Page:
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2008 Candidates Rely on Private Jets to Get Around

A flock of small jets took flight from Washington Thursday, each carrying a Democratic presidential candidate to South Carolina for the first debate of the political season.

For Sens. Hillary Rodham Clinton, Barack Obama, Chris Dodd and Joe Biden, it was wheels up shortly after they voted in favor of legislation requiring that U.S. troops begin returning home from Iraq in the fall.

No one jet pooled, no one took commercial flights to save money, fuel or emissions.

All but Biden, who flew on a private jet, chartered their flights — a campaign expense of between $7,500 and $9,000.

Federal Election Commission rules allow candidates to pay only the equivalent of first-class fare to fly on private jets owned by corporations or other special interests. But a Senate ethics bill approved earlier this year would require senators flying on corporate jets to pay full charter rates. The legislation must still be reconciled with a House bill and has yet to become law.

Several senators running for president are abiding by it anyway, either paying charter cost or avoiding corporate jets altogether, as Obama and Republican Sen. John McCain have done. Dodd pays full charter rates when he flies on private planes. The Clinton and Biden campaigns did not immediately explain their policies.

Candidates who follow the more lenient FEC rules have a financial advantage.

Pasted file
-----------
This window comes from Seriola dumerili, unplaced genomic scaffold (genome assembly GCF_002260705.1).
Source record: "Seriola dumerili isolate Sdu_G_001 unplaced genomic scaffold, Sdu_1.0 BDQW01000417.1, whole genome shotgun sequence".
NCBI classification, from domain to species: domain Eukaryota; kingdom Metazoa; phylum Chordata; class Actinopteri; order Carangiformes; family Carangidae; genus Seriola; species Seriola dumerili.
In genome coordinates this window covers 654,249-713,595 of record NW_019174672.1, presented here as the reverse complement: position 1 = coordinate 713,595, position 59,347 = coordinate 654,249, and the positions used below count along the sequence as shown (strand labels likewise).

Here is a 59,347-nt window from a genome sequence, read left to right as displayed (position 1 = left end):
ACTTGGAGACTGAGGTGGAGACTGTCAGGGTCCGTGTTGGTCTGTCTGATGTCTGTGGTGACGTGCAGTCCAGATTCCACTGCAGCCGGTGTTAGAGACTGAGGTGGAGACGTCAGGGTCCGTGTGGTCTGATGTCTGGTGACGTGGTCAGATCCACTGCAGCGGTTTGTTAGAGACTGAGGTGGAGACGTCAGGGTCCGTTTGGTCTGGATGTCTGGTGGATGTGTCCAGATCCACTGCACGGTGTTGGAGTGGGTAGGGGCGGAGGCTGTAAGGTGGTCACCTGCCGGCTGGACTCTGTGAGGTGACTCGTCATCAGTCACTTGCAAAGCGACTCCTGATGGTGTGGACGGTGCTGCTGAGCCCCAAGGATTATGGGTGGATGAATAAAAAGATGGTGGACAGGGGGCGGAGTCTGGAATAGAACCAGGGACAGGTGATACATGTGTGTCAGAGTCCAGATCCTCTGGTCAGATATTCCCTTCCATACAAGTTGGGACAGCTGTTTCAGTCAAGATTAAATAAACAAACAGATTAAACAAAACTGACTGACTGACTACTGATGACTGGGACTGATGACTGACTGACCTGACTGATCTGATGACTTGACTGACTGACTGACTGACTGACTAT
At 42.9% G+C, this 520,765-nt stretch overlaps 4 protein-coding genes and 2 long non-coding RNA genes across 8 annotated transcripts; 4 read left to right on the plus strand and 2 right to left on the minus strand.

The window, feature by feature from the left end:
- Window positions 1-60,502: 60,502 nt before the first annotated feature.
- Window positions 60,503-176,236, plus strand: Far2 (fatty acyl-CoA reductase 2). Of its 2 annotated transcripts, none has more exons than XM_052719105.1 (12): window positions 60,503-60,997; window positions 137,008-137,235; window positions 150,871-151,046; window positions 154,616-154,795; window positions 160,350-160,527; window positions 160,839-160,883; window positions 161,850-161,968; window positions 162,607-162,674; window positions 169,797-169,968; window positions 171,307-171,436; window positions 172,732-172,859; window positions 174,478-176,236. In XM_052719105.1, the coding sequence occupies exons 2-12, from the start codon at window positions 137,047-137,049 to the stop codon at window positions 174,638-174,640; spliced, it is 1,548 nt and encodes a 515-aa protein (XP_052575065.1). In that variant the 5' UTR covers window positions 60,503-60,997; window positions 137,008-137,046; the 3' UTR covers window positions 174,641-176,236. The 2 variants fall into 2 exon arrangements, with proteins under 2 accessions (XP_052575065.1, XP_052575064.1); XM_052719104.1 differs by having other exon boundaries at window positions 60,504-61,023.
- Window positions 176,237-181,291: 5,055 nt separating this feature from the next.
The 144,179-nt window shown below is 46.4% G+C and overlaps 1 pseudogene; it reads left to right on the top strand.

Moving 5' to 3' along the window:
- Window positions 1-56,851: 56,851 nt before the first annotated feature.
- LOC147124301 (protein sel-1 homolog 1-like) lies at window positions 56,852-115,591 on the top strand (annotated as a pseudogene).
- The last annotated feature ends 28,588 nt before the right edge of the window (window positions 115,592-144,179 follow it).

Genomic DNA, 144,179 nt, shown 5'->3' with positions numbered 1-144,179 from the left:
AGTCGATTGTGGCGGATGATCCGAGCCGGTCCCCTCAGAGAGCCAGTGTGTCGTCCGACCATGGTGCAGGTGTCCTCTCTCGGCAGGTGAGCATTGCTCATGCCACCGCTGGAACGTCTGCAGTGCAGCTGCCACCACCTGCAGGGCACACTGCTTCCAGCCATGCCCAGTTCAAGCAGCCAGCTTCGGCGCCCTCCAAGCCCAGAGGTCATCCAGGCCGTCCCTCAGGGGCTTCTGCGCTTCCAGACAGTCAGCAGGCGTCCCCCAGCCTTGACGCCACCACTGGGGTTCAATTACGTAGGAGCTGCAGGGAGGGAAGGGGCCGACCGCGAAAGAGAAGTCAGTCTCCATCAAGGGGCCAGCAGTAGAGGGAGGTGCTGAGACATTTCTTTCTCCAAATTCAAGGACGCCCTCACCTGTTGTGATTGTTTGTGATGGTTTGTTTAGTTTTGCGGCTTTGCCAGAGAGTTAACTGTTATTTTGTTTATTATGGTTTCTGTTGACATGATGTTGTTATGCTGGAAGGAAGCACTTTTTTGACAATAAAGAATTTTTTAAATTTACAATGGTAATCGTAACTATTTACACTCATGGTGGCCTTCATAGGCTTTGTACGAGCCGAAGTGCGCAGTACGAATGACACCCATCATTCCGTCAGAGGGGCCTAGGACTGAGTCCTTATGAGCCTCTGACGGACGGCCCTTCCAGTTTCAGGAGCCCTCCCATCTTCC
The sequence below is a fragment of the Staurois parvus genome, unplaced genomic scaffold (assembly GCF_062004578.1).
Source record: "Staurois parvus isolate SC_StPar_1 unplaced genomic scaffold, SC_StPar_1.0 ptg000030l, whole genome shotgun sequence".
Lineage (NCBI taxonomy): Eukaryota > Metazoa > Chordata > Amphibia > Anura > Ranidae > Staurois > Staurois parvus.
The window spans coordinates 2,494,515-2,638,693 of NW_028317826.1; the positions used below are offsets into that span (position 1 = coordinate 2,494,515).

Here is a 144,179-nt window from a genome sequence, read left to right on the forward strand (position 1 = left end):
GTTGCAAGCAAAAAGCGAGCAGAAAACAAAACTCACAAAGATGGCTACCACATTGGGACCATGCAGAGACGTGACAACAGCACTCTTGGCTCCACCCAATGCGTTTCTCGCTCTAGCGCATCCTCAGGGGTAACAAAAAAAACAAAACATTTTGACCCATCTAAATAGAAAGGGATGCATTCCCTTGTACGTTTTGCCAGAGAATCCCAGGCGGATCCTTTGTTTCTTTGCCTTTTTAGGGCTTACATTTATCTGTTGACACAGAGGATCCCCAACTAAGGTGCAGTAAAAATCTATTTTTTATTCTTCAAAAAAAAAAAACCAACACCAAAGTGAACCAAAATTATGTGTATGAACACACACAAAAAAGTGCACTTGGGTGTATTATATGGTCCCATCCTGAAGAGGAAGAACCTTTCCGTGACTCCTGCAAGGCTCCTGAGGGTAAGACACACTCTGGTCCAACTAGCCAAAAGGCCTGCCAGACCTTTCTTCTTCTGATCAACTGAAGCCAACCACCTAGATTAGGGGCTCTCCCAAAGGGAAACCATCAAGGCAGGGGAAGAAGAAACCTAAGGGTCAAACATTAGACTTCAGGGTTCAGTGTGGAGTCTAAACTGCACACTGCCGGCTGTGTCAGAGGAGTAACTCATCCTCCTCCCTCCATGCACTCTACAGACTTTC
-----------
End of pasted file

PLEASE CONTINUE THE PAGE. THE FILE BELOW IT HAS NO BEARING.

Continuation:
Democrat John Edwards, for example, regularly uses a jet owned by Dallas trial lawyer Fred Baron, who is also the finance chairman of his presidential campaign. His campaign pays first-class rate for those flights. Republican presidential candidate Mitt Romney also flies on corporate jets and pays first-class rates.

Under FEC reimbursement regulations, a candidate flying in a corporate or union jet must pay the first-class rate unless the flight's destination does not have scheduled commercial service. In that case, the candidate must pay the cost of chartering the plane.

For candidates who are now eschewing corporate jets, the cost difference can be significant.

For example, a one-way first class ticket on United Airlines with four days advance notice is $694 per person. A typical one-way charter flight on a small Lear jet seating six people would cost about $9,000.

Critics of corporate jet flights for politicians say the difference in cost makes a private jet an extraordinary special benefit and can give corporate executives or union leaders unusual access to a candidate.

Thursday's debate, set on the campus of South Carolina State University in Orangeburg, S.C., made for some whirlwind scheduling. Clinton, for instance, was scheduled to return to Washington Friday morning for an 8 a.m. address to the New York State United Teachers 35th Annual Representative Assembly, then fly back to South Carolina for an 11 a.m. event in Greenville.